Bruce Krug

Bruce Krug is a Delaware native and has been writing for fun, and sometimes profit, ever since his eleventh grade English teacher insisted he read his short story assignment in front of the entire class.  More recently, Bruce’s short stories have taken prizes in writing competitions. Currently releasing a collection of short stories as an e-book, Bruce is also working on a series of novels about the paranormal.

With over twenty years in private and public procurement, Bruce currently spends his nine-to-five hours managing contracts for a government agency. When the whistle sounds he escapes to the fictional worlds of his creation as a means of retaining sanity.

Husband, father, and grandfather, Bruce weaves the importance of family into his writing. Some of his stories tell of the joys to be found in life’s subtle magic while other tales lead readers into places they would normally seek to keep at bay with the help of a hundred watt bulb.

 

Exposing My Shorts (excerpt)

Sandra Sweigart loved the quiet porch, the quiet street, and the quiet town; even if the town didn’t love her back. Fourth of July celebrations always stole it away – the quiet that is- and she hated the holiday for it.

Soon the fire trucks would come down the potholed street followed by the town’s one ambulance. The ambulance, auctioned off by the hospital in Scranton back in nineteen sixty nine, was long overdue for retirement. The sirens on all of those emergency vehicles would emit half whoops announcing the arrival of the twelve member high school marching band. Behind the band with their tarnished instruments would be the antique cars occupied by local officials who actually believed they understood how the twice damned world worked.

Sandra knew how it worked. You grew up, got married, and watched your husband go off to war while you carried his twin boys in your stomach. You greeted the well dressed officer who told you your husband was dead and waited for him to leave before puking over the porch railing. Then year after year you watched the whole damn town parade down the street to remind you your husband had died protecting their freedom and you had lost your life before it even started.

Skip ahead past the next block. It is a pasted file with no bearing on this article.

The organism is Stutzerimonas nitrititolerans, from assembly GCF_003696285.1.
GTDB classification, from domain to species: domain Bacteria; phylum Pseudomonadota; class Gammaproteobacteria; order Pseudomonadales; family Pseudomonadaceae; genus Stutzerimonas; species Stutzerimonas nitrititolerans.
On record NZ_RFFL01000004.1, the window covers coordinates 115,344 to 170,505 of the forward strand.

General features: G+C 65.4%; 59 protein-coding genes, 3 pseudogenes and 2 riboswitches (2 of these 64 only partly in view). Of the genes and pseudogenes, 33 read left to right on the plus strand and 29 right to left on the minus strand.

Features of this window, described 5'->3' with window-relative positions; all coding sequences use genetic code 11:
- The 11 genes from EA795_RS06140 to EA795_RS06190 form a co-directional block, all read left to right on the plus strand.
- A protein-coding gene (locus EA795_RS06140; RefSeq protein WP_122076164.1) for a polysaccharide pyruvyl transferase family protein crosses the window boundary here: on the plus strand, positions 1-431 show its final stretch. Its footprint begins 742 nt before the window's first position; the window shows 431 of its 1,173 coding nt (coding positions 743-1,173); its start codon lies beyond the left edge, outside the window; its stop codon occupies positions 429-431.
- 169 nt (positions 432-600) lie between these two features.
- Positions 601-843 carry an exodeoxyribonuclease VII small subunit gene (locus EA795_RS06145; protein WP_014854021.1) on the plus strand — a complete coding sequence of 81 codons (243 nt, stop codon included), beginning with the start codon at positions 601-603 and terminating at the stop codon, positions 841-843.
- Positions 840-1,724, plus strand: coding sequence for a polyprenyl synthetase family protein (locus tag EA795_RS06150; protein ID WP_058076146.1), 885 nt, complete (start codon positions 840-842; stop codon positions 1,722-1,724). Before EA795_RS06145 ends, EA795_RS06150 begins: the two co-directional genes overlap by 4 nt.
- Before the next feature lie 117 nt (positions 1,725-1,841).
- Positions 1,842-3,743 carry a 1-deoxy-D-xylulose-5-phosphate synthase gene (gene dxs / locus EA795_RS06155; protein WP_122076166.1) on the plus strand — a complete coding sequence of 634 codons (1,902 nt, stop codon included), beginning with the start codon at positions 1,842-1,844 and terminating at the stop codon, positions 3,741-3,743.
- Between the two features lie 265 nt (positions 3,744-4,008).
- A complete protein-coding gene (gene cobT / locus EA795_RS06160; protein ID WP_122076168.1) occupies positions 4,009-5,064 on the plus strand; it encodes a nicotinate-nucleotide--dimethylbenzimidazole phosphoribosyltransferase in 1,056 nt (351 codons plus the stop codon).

Propping her blue and white no-name sneakers on the top of the porch railing Sandra watched the one quarter of the town population that wasn’t in the parade reserve their roadside real estate with faded bedspreads and folding chairs. Most of the chairs were missing at least one of the two inch wide nylon strips that made up the woven seat and back.

A whole section of curb emptied as onlookers surged into the middle of the street, a sure sign that someone had spotted something. Of course that something might be only Sam Jenkins who played at being the town drunk. Sam’s claim to fame was being able to empty a pint of Bacardi Silver without taking a breath.  Sandra could drink him under the table, but let Sam enjoy his notoriety.

A quiet sigh flowed down the street and the crowd deflated back onto the uneven walk. Thinking it must have been Sam they had seen after all, Sandra nearly dropped the bottle of vermouth when the first fire truck sounded off just two houses up from hers.

Son o a bits, Sandra growled drunkenly, wiping at the puddle of alcohol that dribbled from the top of her tan and bony thigh. Th’ kinda’ crap coul gibe sumon a heart atta’

If her crystal ball had been working, Sandra would have known then and there that a heart attack would have been a blessing.

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